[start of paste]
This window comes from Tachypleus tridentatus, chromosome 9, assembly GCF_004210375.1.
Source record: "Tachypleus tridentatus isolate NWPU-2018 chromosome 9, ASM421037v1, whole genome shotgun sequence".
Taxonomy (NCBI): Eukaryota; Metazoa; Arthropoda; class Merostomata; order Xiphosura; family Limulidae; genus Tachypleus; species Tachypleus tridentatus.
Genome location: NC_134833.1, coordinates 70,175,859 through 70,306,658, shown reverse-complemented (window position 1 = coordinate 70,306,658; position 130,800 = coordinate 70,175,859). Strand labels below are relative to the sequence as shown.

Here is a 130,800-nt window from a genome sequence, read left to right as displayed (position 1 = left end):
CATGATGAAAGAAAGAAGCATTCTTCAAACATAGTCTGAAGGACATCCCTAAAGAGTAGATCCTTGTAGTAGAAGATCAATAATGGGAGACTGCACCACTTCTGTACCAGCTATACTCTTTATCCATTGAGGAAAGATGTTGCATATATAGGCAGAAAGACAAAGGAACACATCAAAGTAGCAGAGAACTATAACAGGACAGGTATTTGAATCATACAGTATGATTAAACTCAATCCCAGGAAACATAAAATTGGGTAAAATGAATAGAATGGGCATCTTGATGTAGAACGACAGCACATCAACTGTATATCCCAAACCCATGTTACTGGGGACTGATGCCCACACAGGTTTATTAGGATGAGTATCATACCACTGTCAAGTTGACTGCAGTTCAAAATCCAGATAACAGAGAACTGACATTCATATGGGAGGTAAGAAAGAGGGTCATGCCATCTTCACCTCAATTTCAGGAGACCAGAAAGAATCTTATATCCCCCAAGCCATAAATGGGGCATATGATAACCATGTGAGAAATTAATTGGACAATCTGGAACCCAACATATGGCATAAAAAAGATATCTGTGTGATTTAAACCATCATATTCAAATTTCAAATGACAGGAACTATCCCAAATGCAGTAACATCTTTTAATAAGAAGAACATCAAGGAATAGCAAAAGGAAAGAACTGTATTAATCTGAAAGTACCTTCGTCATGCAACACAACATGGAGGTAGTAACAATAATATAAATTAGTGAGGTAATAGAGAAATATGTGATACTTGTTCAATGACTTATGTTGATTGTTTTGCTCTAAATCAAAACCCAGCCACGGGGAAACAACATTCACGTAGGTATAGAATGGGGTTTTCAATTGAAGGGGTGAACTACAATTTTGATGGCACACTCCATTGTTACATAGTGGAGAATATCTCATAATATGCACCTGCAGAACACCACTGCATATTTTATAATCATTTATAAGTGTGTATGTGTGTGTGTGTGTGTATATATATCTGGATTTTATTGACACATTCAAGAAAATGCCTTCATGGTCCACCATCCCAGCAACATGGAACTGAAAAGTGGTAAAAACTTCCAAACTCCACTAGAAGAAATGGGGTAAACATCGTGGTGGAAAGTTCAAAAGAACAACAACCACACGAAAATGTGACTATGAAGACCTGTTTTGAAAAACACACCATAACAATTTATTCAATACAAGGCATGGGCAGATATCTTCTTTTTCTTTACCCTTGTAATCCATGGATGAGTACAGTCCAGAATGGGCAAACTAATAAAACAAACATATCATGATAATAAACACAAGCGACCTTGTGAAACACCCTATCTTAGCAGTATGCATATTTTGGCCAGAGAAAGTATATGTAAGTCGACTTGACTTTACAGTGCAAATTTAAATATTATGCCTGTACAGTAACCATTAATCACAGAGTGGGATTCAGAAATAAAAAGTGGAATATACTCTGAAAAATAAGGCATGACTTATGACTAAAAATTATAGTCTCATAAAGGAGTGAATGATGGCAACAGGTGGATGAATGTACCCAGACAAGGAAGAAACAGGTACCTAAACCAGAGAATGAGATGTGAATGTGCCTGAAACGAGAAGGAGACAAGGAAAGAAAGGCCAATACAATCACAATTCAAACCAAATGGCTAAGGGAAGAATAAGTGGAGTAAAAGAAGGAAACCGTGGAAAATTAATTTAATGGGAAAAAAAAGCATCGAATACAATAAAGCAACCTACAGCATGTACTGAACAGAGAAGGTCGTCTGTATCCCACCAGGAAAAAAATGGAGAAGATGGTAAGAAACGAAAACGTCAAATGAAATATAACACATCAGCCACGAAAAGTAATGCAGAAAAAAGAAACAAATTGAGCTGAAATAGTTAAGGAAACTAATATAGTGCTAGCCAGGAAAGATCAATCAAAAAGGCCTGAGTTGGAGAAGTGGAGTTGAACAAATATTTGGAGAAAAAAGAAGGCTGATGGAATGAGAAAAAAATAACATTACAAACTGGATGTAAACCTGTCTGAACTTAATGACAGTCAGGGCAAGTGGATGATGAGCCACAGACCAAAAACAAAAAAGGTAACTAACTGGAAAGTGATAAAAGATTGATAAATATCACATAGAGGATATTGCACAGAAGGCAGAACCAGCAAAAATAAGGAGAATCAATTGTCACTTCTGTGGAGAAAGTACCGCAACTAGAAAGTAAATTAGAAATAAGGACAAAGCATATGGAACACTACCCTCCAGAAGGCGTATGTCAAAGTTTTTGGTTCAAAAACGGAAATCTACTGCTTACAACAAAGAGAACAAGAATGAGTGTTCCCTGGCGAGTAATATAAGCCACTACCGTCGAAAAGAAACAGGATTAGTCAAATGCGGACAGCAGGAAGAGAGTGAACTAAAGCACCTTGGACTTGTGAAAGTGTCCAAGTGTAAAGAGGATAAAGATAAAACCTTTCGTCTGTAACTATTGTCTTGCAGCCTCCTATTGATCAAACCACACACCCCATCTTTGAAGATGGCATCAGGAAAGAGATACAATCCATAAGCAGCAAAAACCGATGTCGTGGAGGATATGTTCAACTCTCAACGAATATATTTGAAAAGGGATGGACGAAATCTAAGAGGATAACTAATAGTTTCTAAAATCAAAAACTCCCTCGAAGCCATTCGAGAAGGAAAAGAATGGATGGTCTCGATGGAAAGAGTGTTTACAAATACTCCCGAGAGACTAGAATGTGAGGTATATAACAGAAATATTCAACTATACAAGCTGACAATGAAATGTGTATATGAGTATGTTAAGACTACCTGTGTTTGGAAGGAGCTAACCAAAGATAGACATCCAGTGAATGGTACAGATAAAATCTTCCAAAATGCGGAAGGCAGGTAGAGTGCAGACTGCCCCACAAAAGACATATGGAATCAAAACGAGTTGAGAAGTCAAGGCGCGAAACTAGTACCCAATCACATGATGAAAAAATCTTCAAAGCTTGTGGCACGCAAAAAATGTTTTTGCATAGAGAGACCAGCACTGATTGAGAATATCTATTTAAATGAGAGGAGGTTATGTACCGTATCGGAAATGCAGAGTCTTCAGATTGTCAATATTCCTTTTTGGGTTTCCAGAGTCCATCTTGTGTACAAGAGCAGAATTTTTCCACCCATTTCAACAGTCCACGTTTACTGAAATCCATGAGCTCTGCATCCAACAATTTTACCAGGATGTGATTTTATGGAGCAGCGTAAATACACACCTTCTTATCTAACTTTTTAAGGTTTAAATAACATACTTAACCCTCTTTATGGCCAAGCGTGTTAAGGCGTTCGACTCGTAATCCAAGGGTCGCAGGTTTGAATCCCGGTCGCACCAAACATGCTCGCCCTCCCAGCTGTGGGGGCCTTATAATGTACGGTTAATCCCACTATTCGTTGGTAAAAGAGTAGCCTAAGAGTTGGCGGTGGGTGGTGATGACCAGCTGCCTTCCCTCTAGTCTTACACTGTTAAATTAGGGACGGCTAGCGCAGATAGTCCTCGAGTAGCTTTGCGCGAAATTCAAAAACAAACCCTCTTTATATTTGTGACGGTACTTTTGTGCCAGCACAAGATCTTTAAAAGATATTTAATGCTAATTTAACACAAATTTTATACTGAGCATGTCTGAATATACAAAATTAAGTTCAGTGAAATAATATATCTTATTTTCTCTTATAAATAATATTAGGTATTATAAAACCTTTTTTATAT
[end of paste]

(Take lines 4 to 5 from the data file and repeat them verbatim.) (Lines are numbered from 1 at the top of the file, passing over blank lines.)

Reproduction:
Genome location: NC_134833.1, coordinates 70,175,859 through 70,306,658, shown reverse-complemented (window position 1 = coordinate 70,306,658; position 130,800 = coordinate 70,175,859). Strand labels below are relative to the sequence as shown.

Here is a 130,800-nt window from a genome sequence, read left to right as displayed (position 1 = left end):